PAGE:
What drew you to hospital-based massage? Beyond your foundational massage program, what additional courses/training did you take to prepare you to provide massage in a hospital setting?
One day 10 years ago, I found massage therapy. I decided to go to the best school I could find in the area, and I ended up at Potomac Massage Training Institute. With my strong medical background, I always leaned towards thinking about massage in a hospital setting. Since I worked for so many physicians in the area (in my medical transcription job), I started talking to all the doctors I could about massage. While I was going to PMTI, I used as many of the doctors I worked for as part of my case study. I tried to educate the doctors about the benefits of massage and how this could be used to help their patients.

After I graduated from PMTI, the doctors I had been massaging and talking to about massage, started to refer their patients to me. I opened my own practice before I graduated from PMTI – getting a beautiful space in McLean, Virginia. Soon after I started my practice, a friend referred me to a woman who was diagnosed with a rare form of stage IV uterine cancer. This intrigued me – and so I agreed to go to her house to see her. I read Gayle McDonald’s book, “Medicine Hands,” and learned a lot from her book.

At this time, Lauren Muser Cates was on my radar and I started to follow her from afar. I saw that she offered Oncology Massage courses and I tried to pull my things together and take these courses. I also saw that she was massaging in the hospital. Over the course of a couple of years I took Lauren’s “Opening to the Mystery” course, which was life changing. I subsequently took her six-day Oncology Massage Course and finally was accepted into the Healwell Stewardship program at VHC.

I currently have a private practice in McLean and Arlington, Virginia. In addition to working for Healwell, I work at the Teal Center. I also work for Capital Caring Hospice, seeing patients in their homes.

When you began working in the hospital did you find there were things for which your training had not adequately prepared you?
When I began working in the hospital, I felt that the courses I took from Lauren and Healwell completely prepared me to be unprepared. I have always been curious and loved the medical setting, so nothing about what I was faced with as far as patients and their diagnoses scared me. What I learned from the Stewardship and Lauren and Lucille, is that I should go into a patient’s room with an open heart, soft hands, and a listening ear.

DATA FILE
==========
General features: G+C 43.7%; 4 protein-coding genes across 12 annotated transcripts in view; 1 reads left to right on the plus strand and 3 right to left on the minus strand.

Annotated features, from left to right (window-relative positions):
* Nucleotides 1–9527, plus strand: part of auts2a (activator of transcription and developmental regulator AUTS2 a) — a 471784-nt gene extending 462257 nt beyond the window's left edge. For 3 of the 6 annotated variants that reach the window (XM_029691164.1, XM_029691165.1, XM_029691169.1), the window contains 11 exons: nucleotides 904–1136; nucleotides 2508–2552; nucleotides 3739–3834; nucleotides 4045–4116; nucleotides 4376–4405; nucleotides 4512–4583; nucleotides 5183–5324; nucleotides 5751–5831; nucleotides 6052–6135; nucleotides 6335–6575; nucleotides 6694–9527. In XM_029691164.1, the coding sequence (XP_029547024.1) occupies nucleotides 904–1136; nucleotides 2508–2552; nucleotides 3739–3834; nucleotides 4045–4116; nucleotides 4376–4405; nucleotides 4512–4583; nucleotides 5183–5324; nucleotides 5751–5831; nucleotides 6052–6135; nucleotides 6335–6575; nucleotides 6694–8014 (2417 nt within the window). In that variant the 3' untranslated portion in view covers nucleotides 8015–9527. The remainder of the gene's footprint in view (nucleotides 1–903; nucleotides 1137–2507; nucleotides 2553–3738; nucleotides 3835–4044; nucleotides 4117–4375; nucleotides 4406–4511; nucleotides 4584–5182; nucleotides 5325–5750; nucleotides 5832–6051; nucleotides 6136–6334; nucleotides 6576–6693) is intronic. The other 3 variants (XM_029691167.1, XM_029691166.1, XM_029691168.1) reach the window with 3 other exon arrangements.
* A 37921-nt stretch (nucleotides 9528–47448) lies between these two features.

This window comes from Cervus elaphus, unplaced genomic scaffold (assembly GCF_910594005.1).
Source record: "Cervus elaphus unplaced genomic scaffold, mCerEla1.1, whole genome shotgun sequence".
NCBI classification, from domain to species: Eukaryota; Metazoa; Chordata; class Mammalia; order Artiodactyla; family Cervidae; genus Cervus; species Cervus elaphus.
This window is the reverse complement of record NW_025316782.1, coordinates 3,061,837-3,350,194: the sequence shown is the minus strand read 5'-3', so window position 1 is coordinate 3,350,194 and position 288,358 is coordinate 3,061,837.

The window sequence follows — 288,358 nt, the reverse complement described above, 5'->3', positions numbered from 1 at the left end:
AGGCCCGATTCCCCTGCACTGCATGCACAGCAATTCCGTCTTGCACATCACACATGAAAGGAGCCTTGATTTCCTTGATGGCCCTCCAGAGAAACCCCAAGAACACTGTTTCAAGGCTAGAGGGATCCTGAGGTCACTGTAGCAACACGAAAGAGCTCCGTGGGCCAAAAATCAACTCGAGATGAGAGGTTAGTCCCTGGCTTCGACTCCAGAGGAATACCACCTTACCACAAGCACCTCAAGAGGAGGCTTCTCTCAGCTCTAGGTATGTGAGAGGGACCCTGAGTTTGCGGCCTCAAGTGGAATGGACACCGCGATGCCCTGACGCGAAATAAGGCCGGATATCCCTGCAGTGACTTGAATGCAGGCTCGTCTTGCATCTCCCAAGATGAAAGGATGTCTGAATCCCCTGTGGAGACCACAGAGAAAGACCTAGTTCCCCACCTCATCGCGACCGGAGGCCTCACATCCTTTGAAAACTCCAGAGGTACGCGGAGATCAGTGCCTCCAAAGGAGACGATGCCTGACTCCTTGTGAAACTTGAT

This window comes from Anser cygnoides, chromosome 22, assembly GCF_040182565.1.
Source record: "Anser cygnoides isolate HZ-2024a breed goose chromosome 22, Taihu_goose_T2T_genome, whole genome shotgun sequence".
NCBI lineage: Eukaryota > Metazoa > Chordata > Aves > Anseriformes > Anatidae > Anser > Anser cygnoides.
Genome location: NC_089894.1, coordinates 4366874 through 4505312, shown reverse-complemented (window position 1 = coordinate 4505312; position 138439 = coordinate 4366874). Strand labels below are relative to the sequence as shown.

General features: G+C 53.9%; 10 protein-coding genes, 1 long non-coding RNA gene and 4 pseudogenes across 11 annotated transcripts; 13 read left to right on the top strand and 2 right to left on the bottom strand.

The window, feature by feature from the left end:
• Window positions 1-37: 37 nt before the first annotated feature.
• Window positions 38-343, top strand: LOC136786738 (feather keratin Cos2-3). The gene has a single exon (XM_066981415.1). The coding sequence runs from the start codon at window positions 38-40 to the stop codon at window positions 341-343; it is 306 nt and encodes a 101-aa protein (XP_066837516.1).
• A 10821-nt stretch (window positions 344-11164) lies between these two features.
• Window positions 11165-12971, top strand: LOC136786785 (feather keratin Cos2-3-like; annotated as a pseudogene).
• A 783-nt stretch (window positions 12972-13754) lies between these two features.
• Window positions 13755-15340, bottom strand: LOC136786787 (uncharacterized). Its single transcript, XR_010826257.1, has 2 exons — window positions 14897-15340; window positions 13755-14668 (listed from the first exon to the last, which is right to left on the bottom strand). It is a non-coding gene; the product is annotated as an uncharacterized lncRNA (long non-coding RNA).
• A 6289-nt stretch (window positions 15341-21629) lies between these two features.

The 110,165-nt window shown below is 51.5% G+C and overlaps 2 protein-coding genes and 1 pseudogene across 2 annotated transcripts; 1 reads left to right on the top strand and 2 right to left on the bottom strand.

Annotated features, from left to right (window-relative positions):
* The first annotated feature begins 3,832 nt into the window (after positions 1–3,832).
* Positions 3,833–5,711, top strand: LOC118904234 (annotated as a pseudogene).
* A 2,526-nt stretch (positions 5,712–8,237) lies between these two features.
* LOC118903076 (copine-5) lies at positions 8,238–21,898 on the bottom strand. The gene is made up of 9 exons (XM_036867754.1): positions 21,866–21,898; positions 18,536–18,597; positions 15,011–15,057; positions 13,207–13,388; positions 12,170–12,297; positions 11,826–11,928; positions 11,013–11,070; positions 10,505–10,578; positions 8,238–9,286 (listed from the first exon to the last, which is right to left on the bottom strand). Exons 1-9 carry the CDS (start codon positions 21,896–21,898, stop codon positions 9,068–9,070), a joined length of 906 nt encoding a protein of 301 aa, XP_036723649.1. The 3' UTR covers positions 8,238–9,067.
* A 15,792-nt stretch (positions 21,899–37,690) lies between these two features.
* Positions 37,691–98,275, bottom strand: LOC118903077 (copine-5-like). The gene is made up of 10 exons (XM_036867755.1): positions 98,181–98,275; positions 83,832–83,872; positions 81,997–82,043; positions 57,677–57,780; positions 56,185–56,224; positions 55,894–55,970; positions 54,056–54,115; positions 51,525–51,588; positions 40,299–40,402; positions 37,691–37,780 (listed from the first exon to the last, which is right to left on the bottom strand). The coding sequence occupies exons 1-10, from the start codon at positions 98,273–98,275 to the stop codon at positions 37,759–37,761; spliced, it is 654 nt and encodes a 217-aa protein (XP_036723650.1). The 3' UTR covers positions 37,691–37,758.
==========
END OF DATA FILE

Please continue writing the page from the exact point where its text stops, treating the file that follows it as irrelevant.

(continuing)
You work, almost exclusively with palliative care patients in your work at Virginia Hospital Center.  This means that most of your patients are either in an end of life process or dealing with serious issues of pain, infection or other medical complications.  What do you enjoy about this work?
I not only work with the Palliative Care team, I also work for the Teal Center as the only Inpatient Massage Therapist for VHC, so far. The work I do in the hospital has been one of the most rewarding things I have done with my life. I have the opportunity to listen to people and be with people at one of the most vulnerable and challenging times of their lives. I get to treat a patient in the hospital as a PERSON, not a disease or a diagnosis. I get to hear their stories from either themselves or from their loved ones. It is perhaps the most intimate time I spend with people. A lot of people I see in the hospital are in pain, anxious, scared, feeling a loss of dignity, tired of being poked and prodded. I have the opportunity to change some of that, even if it is for a short time when I am in the room. I get to see patients relax and quite often fall asleep, after having not been able to sleep for days. I get to have patients say to me they no longer have the pain that they were complaining of when I first walked into the room. Sometimes I get to touch patients who have no family or who are alone, and I get to be a small, hopefully positive, part of their experience in the hospital.

What do you find challenging about this work?
The most challenging and frustrating part of the work is the lack of education, awareness and funding for massage therapists in the hospital. If physicians, nurses, administrators and any other decision-making authority could talk to the patients who have received massage therapy and get feedback on how beneficial receiving a massage has been to them and their perception of their hospital experience, I would hope that having massage therapy as a part of the hospital setting would become as routine as having physical therapy, occupational therapy, etc.

How are you received by other members of the hospital team?
The Palliative Care team has been the most open, welcoming team I could dream of working with. I have been able to talk to them about massage and its benefits. I have demonstrated what massage looks like in the hospital and why it is so beneficial – to my surprise, most of the members were not fully aware of what this kind of massage was like. They have also gotten feedback from the patients (who, if they are still in the hospital week to week, specifically request that I come back) I see and now I feel I am truly a part of the team and that they respect what I, as a massage therapist, am doing. They ask for my input in Rounds and ask what I can do for the patients.

Outside of palliative care, when I see patients as the inpatient massage therapist, the nurses and doctors welcome my yellow pants when I walk into a patient’s room.

Without, of course, revealing anything identifiable, tell us about a patient who particularly touched you.